As a result, residents in the Diablo Water District (DWD), which includes all of Oakley, might be asked to voluntarily cut their water usage by only 10 percent in the coming year rather than take the more drastic mandatory measures that had been contemplated.
California’s water situation was looking gloomy in early February, when the water content of the Sierra snowpack was dipping to levels not seen since the 1976-77 drought, according to Mike Yeraka, DWD general manager, in a presentation to the Oakley City Council on March 24.
“That was the very bad drought we had,” he said. “It was just above that (level). That’s why all of the water managers were so scared. It was horrible; it was bleak.”
But that was before the rain gods smiled on the Golden State. Now the snowpack water content is around 90 percent of normal levels. The water level in Lake Shasta, which flows into the Delta and from there to our water taps, is close to 60 percent of capacity, which is far below the normal 80-percent level, but close to last year’s level.
“So we are still below average, but we are a lot better off than we were,” said Yeraka.
As a result, the Contra Costa Water District (CCWD), which supplies water to Oakley, Antioch, Pittsburg and other cities, is considering less drastic water conservation measures than previously contemplated.
The staff recommendation at a CCWD hearing Wednesday night (the results of which were not available at press time) is to request a voluntary 15-percent water reduction from CCWD customers. That’s much more lenient than the 25-percent mandatory conservation that would have been imposed if the late rains had not fallen.
“Of course, we are all praying for the voluntary allocation,” Yeraka told the council last week.
Were the 25-percent mandatory reduction imposed and if DWD residents did not cut back their water use, the district could have been hit with a $2.5 million penalty this summer – nearly matching the $2.7 million that the district currently spends on water for an entire year.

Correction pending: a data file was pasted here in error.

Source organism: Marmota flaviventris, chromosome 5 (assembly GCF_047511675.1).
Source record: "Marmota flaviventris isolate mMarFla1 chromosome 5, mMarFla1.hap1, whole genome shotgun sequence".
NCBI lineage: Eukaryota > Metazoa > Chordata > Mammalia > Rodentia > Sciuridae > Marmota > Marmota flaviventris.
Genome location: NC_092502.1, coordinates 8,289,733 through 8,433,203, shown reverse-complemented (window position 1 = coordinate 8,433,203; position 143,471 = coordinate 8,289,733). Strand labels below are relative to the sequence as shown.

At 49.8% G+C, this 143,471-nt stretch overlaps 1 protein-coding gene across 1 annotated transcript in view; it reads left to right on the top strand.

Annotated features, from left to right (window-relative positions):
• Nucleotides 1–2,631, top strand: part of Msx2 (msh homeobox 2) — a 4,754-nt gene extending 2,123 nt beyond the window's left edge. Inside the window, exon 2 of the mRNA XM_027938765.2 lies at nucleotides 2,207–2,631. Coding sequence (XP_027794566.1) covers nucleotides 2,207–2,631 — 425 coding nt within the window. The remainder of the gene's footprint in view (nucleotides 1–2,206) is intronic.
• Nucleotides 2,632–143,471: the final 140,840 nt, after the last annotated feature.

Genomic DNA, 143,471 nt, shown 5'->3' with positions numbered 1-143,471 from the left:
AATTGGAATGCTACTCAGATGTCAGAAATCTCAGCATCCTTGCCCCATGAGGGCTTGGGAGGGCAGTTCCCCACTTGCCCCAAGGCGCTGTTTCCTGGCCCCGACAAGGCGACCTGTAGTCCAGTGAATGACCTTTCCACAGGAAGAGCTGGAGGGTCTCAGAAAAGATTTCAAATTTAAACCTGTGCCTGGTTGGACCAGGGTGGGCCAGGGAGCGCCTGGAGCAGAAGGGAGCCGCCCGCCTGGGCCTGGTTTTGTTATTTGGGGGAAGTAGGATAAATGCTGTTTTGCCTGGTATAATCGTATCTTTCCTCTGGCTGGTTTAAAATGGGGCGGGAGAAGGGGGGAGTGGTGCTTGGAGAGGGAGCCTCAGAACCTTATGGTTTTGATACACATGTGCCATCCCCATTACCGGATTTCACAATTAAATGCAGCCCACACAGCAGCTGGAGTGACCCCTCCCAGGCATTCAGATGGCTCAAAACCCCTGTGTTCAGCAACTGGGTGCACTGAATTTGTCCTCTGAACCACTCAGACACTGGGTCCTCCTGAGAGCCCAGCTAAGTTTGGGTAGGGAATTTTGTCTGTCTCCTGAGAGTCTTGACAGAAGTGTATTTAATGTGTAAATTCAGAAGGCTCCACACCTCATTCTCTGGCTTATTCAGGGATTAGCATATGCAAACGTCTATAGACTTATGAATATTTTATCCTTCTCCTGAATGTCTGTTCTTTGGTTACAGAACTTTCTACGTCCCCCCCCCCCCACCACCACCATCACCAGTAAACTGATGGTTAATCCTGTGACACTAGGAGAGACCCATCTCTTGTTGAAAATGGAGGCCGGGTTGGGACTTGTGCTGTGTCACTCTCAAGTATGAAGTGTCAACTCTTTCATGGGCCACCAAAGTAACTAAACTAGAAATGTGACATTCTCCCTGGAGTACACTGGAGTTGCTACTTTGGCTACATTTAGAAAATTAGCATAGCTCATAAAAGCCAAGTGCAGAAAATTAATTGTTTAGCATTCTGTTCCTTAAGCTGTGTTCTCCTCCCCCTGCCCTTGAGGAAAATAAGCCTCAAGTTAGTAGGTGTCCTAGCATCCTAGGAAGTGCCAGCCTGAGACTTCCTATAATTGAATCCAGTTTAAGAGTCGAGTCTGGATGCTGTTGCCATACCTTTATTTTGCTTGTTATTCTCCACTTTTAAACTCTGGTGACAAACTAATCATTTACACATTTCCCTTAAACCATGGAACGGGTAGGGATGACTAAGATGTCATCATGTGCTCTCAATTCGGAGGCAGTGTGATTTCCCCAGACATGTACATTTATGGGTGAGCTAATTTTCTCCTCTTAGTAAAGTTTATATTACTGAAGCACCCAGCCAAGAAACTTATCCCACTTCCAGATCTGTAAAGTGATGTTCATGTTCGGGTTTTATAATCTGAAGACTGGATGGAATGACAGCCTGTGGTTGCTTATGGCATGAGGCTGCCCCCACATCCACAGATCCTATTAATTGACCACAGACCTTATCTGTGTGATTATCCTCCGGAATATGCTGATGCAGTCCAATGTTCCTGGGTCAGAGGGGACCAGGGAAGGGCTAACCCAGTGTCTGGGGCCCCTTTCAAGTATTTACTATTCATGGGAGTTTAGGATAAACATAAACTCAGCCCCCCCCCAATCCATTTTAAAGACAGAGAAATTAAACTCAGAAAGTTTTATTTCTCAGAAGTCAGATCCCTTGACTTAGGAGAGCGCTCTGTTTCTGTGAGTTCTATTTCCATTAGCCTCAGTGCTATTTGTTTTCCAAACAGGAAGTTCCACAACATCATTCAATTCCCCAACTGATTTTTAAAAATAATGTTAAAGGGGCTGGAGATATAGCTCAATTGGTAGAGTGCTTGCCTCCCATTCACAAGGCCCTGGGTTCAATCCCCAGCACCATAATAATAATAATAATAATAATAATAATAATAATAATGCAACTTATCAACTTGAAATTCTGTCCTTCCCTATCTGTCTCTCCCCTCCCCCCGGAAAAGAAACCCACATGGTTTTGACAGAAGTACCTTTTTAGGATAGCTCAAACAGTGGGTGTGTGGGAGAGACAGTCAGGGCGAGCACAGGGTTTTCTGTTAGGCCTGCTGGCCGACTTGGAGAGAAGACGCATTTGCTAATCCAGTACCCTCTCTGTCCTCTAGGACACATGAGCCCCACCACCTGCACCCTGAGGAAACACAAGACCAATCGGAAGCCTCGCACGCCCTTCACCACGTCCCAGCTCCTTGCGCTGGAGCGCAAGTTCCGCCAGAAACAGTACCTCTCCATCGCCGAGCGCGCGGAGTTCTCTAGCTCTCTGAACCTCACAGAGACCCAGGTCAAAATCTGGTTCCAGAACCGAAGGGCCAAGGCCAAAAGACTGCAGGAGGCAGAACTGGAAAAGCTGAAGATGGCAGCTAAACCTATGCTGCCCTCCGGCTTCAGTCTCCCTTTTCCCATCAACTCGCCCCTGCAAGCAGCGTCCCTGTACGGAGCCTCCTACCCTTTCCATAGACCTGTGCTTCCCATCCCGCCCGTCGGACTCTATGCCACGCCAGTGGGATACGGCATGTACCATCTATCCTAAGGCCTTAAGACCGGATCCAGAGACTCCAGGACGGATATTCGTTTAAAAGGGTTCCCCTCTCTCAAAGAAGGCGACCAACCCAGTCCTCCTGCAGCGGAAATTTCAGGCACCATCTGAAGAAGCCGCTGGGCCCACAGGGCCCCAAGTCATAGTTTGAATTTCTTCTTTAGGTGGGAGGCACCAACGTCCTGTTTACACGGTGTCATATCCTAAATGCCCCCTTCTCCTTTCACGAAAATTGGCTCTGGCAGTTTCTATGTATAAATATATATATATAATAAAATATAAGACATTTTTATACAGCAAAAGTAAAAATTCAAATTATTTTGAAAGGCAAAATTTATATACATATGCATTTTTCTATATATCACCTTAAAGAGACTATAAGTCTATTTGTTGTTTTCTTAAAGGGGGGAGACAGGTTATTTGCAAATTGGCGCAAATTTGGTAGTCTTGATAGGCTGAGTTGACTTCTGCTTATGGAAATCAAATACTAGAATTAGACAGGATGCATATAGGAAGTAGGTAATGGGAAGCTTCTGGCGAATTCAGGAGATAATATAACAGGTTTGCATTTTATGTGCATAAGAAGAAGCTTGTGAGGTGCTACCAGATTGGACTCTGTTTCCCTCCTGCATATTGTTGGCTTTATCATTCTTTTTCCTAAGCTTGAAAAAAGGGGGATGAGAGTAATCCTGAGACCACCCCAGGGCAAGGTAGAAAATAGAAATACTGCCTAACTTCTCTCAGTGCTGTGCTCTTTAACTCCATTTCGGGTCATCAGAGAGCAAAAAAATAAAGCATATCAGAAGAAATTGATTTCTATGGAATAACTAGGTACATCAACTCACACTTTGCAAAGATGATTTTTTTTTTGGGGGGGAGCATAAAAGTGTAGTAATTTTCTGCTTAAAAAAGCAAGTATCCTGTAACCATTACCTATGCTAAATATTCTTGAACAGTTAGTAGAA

Even if DWD had that kind of money to spend or waste, failing to cut back by at least 25 percent could have led CCWD to ration Oakley’s water supply next year. “I don’t want to scare you; I’m just letting you know that’s what they were telling us under the 25-percent mandatory requirement,” Yeraka said.
But if CCWD adopts the 15-percent voluntary conservation plan as expected, local water users will be able to gargle and shower much easier this summer. That’s because DWD dug a well in Glen Park in 2006 that mostly has been held in reserve for just such a water shortage.
“I have not been using all of that water supply the past few years,” said Yeraka. “This is the very reason why. Because I wanted to provide a buffer of additional water supply for Oakley in case we do get into a drought. And if we do have to use 100 percent of that well, the water is there to help make up for that. So that’s my thinking as a water manager: to make sure we have some reserves for drought periods.”
As a result, DWD customers might be asked to cut back their water usage by only 10 percent in the coming year. In addition, it appears that DWD might not implement its plan for a tiered water rate that punishes heavier users.
The current water charge is $2.48 per hundred cubic feet (HCF) of water, which equates to 748 gallons. The rate would remain at $2.48/HCF for those using up to 15 HCF per month, which includes nearly a third of DWD customers. It would rise to $3.48 for those using 16-30 HCF per month and to $4.48 for those using more than 31 HCF.
But if the new rates aren’t imposed, water users won’t be off the hook to cut back.
“If folks don’t conserve, we’ll have less supply (provided by CCWD) for next year,” said Yeraka. “If we have another dry winter next year, they will look at our water usage for this year and we could be penalized in that regard if we don’t conserve.
“We are planning for mandatory conservation but hoping for voluntary. But we do know something is going to come where we will be asking our customers to do some level of conservation.”
Mayor Carol Rios said, “We all will be hoping for voluntary. But, you know, we are at a point in the world that it’s not a bad idea to learn to conserve a little.”